Microcosmogra"hia$ in thirteen boo%s$ I ha#e made this brief digression.
Also because ;B?BG4ec%er$ ;B@CGMelancthon$ ;B@,G7ernelius$ ;B@=G 7uschius$
and those tedious Tracts _de Anima_ ('hich ha#e more com"endiously handled
and 'ritten of this matter$) are not at all times ready to be had$ to gi#e
them some small taste$ or notice of the rest$ let this e"itome suffice.
9H9E:T. II.--_3i#ision of the ody$ 5umours$ 9"irits_.
2f the "arts of the body there may be many di#isions& the most a""ro#ed is
that of ;B@.G*aurentius$ out of 5i""ocrates& 'hich is$ into "arts
contained$ or containing. :ontained$ are either humours or s"irits.
_5umours_.G A humour is a li0uid or fluent "art of the body$ com"rehended
in it$ for the "reser#ation of it< and is either innate or born 'ith us$ or
ad#entitious and ac0uisite. The radical or innate$ is daily su""lied by
nourishment$ 'hich some call cambium$ and ma%e those secondary humours of
ros and gluten to maintain it& or ac0uisite$ to maintain these four first
"rimary humours$ coming and "roceeding from the first concoction in the
li#er$ by 'hich means chylus is e+cluded. 9ome di#ide them into "rofitable
and e+crementitious. ut ;B@?G:rato out of 5i""ocrates 'ill ha#e all four
to be juice$ and not e+crements$ 'ithout 'hich no li#ing creature can be
sustained& 'hich four$ though they be com"rehended in the mass of blood$
yet they ha#e their se#eral affections$ by 'hich they are distinguished
from one another$ and from those ad#entitious$ "eccant$ or ;B@@Gdiseased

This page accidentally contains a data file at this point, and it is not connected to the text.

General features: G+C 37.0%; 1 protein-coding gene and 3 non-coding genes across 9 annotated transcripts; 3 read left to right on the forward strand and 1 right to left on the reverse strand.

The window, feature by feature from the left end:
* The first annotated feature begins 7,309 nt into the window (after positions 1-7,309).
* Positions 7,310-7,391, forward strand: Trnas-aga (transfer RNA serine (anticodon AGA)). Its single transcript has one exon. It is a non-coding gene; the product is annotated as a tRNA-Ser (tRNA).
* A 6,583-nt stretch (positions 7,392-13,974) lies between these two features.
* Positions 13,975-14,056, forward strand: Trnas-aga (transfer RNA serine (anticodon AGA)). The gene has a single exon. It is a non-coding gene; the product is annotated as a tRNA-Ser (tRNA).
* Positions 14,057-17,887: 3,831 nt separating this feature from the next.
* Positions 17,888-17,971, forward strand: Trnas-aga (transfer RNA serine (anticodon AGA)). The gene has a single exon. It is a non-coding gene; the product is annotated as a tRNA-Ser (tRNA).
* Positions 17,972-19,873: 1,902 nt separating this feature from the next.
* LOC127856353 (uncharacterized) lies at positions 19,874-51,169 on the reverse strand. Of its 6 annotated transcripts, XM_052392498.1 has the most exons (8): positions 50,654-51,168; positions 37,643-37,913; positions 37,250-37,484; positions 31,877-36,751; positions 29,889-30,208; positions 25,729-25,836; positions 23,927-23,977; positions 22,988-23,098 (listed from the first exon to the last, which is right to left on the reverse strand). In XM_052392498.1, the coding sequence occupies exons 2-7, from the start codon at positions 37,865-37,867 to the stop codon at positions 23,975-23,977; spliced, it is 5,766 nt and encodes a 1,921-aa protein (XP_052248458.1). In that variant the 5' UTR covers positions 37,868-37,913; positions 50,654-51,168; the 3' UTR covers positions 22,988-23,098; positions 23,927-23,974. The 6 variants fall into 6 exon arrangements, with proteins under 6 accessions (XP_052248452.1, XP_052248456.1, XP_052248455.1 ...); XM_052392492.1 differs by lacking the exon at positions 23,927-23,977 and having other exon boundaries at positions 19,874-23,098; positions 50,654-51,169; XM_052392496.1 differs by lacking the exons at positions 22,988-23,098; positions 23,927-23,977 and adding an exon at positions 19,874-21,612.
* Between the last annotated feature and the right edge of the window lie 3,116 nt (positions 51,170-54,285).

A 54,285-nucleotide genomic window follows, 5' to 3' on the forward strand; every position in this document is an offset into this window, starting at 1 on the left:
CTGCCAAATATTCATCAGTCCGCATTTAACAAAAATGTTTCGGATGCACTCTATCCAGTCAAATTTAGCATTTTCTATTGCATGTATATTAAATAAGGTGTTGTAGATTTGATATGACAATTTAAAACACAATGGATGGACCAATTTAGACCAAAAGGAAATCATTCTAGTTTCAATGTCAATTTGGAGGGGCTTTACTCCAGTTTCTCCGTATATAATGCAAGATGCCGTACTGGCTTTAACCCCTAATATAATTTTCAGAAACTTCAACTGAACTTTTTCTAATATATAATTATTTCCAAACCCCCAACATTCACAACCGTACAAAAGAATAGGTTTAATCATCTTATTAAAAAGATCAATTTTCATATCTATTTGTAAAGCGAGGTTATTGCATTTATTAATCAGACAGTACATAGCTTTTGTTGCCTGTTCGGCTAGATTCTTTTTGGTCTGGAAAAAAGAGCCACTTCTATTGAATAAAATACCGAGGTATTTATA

humours$ as Melancthon calls them.
_lood_.G lood is a hot$ s'eet$ tem"erate$ red humour$ "re"ared in the
mesaraic #eins$ and made of the most tem"erate "arts of the chylus in the
li#er$ 'hose office is to nourish the 'hole body$ to gi#e it strength and
colour$ being dis"ersed by the #eins through e#ery "art of it. And from it
s"irits are first begotten in the heart$ 'hich after'ards by the arteries
are communicated to the other "arts.
Pituita$ or "hlegm$ is a cold and moist humour$ begotten of the colder "art
of the chylus (or 'hite juice coming out of the meat digested in the
stomach$) in the li#er< his office is to nourish and moisten the members of
the body$ 'hich as the tongue are mo#ed$ that they be not o#er dry.
:holer$ is hot and dry$ bitter$ begotten of the hotter "arts of the chylus$
and gathered to the gall& it hel"s the natural heat and senses$ and ser#es
to the e+"elling of e+crements.
_Melancholy_.G Melancholy$ cold and dry$ thic%$ blac%$ and sour$ begotten
of the more feculent "art of nourishment$ and "urged from the s"leen$ is a